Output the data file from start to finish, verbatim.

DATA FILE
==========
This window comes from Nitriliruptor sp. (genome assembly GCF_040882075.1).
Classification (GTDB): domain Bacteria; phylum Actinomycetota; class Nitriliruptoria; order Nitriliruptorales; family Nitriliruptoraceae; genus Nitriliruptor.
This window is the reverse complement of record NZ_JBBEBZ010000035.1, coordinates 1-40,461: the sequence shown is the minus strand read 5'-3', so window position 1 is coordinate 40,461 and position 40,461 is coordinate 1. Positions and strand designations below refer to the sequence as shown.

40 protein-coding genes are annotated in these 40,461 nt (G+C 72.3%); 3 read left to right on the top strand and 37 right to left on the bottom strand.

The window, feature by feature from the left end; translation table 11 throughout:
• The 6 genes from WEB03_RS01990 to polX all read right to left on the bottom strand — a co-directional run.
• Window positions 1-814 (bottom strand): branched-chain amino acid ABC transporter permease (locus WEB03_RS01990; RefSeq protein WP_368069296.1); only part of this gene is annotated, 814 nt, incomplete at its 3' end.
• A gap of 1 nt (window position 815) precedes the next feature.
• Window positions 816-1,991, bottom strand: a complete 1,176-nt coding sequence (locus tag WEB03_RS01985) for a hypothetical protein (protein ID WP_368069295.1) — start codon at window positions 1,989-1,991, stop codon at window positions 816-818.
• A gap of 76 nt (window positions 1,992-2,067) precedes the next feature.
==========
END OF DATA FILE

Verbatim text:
This window comes from Nitriliruptor sp. (genome assembly GCF_040882075.1).
Classification (GTDB): domain Bacteria; phylum Actinomycetota; class Nitriliruptoria; order Nitriliruptorales; family Nitriliruptoraceae; genus Nitriliruptor.
This window is the reverse complement of record NZ_JBBEBZ010000035.1, coordinates 1-40,461: the sequence shown is the minus strand read 5'-3', so window position 1 is coordinate 40,461 and position 40,461 is coordinate 1. Positions and strand designations below refer to the sequence as shown.

40 protein-coding genes are annotated in these 40,461 nt (G+C 72.3%); 3 read left to right on the top strand and 37 right to left on the bottom strand.

The window, feature by feature from the left end; translation table 11 throughout:
• The 6 genes from WEB03_RS01990 to polX all read right to left on the bottom strand — a co-directional run.
• Window positions 1-814 (bottom strand): branched-chain amino acid ABC transporter permease (locus WEB03_RS01990; RefSeq protein WP_368069296.1); only part of this gene is annotated, 814 nt, incomplete at its 3' end.
• A gap of 1 nt (window position 815) precedes the next feature.
• Window positions 816-1,991, bottom strand: a complete 1,176-nt coding sequence (locus tag WEB03_RS01985) for a hypothetical protein (protein ID WP_368069295.1) — start codon at window positions 1,989-1,991, stop codon at window positions 816-818.
• A gap of 76 nt (window positions 1,992-2,067) precedes the next feature.